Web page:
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Framework for Research on Children's Reactions to Disasters and Terrorist Events

Published online by Cambridge University Press:  04 October 2012

Betty Pfefferbaum*
Department of Psychiatry and Behavioral Sciences, College of Medicine, Terrorism and Disaster Center, University of Oklahoma Health Sciences Center, Oklahoma City, Oklahoma USA
Mary A. Noffsinger
Terrorism and Disaster Center, University of Oklahoma Health Sciences Center, Oklahoma City, Oklahoma, USA; and Courtroom Sciences, Inc., Irving, Texas USA
Kathleen Sherrieb
Departments of Psychiatry and of Community and Family Medicine, Dartmouth Medical School, and National Center for Disaster Mental Health Research, Hanover, New Hampshire, and National Center for Posttraumatic Stress Disorder, White River Junction, Vermont USA
Fran H. Norris
Departments of Psychiatry and of Community and Family Medicine, Dartmouth Medical School, and National Center for Disaster Mental Health Research, Hanover, New Hampshire, and National Center for Posttraumatic Stress Disorder, White River Junction, Vermont USA
Correspondence: Betty Pfefferbaum, MD, JD Department of Psychiatry and Behavioral Sciences College of Medicine University of Oklahoma Health Sciences Center PO Box 26901, WP 3470 Oklahoma City, Oklahoma 73126-0901 USA E-mail


Clinical work and research relative to child mental health during and following disaster are especially challenging due to the complex child maturational processes and family and social contexts of children's lives. The effects of disasters and terrorist events on children and adolescents necessitate diligent and responsible preparation and implementation of research endeavors. Disasters present numerous practical and methodological barriers that may influence the selection of participants, timing of assessments, and constructs being investigated. This article describes an efficient approach to guide both novice and experienced researchers as they prepare to conduct disaster research involving children. The approach is based on five fundamental research questions: “Why?, Who?, When?, What?, and How?” Addressing each of the “four Ws” will assist researchers in determining “How” to construct and implement a study from start to finish. A simple diagram of the five questions guides the reader through the components involved in studying children's reactions to disasters. The use of this approach is illustrated with examples from disaster mental health studies in children, thus simultaneously providing a review of the literature.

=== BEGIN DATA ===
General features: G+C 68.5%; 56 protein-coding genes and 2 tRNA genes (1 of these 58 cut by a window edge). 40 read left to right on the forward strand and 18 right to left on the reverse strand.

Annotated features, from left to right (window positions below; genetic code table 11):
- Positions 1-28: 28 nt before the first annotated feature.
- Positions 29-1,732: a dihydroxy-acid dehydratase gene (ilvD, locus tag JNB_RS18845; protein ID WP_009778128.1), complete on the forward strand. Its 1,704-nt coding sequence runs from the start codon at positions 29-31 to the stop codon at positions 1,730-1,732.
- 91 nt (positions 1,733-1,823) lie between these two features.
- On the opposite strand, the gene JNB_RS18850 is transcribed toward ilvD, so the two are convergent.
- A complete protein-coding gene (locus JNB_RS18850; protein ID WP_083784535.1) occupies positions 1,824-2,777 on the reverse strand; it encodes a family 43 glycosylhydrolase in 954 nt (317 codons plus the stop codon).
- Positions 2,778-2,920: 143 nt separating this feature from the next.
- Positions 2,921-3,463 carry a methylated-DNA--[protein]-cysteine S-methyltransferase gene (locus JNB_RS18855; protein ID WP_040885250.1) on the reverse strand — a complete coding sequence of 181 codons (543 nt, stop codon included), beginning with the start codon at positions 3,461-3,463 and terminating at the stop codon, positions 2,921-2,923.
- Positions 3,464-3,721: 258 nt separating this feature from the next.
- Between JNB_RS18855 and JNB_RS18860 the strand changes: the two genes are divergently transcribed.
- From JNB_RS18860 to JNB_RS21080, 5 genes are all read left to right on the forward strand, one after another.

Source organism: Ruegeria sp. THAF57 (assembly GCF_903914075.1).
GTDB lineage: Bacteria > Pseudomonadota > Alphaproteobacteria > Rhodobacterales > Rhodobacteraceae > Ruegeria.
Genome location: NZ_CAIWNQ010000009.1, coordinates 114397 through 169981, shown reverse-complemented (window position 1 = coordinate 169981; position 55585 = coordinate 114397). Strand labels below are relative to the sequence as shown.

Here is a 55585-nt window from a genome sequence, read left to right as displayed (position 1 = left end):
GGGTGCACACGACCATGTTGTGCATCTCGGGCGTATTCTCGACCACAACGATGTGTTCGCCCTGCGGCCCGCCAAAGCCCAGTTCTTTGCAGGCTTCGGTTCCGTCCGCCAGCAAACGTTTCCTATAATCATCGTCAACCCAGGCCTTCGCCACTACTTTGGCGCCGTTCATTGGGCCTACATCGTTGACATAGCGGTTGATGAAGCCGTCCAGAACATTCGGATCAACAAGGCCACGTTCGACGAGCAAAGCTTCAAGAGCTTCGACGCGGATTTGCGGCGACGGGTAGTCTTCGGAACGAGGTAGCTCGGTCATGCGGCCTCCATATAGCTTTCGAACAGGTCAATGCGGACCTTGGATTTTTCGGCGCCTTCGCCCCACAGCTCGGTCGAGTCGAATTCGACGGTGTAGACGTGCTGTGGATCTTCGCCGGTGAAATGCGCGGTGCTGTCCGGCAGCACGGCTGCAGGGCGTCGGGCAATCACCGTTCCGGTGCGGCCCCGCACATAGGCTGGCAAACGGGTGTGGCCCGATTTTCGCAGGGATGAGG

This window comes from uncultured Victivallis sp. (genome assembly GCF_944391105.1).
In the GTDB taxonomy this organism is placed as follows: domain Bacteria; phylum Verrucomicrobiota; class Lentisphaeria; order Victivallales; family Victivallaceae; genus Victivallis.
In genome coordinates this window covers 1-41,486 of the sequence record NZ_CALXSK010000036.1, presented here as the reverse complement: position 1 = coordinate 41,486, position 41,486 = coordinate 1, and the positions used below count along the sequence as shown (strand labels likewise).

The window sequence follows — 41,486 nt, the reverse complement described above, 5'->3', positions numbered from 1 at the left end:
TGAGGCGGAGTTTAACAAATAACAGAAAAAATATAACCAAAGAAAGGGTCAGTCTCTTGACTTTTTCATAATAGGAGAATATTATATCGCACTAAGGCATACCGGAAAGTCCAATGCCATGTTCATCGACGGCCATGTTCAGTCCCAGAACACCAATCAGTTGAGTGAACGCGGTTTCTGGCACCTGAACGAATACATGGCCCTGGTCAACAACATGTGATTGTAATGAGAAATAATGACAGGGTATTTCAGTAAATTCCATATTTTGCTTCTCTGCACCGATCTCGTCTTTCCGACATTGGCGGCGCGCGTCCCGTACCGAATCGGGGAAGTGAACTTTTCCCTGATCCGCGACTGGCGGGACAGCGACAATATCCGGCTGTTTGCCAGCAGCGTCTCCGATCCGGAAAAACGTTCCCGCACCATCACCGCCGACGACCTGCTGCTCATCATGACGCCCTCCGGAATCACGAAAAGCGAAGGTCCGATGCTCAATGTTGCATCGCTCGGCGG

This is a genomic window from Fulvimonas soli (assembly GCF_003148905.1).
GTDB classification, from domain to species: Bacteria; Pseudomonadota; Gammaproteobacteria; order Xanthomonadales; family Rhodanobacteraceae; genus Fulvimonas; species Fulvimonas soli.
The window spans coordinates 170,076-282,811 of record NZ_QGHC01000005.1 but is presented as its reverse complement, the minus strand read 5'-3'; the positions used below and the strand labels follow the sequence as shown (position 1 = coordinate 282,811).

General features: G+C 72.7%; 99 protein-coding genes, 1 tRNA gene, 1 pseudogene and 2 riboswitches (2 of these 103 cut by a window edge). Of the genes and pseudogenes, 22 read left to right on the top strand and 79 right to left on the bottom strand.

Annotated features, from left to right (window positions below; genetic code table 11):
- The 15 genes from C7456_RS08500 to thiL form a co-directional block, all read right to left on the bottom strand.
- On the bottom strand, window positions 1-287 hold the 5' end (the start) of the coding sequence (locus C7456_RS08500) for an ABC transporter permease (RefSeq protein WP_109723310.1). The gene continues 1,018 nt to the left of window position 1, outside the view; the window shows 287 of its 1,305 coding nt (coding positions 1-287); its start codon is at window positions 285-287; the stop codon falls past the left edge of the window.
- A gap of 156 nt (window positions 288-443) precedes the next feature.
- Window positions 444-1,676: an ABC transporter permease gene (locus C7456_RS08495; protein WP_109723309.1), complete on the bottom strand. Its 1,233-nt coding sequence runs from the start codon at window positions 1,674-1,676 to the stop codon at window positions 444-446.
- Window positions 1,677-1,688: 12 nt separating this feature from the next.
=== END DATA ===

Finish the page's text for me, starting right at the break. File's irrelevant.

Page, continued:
PfefferbaumB, NoffsingerMA, SherriebK, FranH., NorrisFH.. Framework for Research on Children's Reactions to Disasters and Terrorist Events. Prehosp Disaster Med. 2012;27(6):1-10.

Comprehensive Review
Copyright © World Association for Disaster and Emergency Medicine 2012

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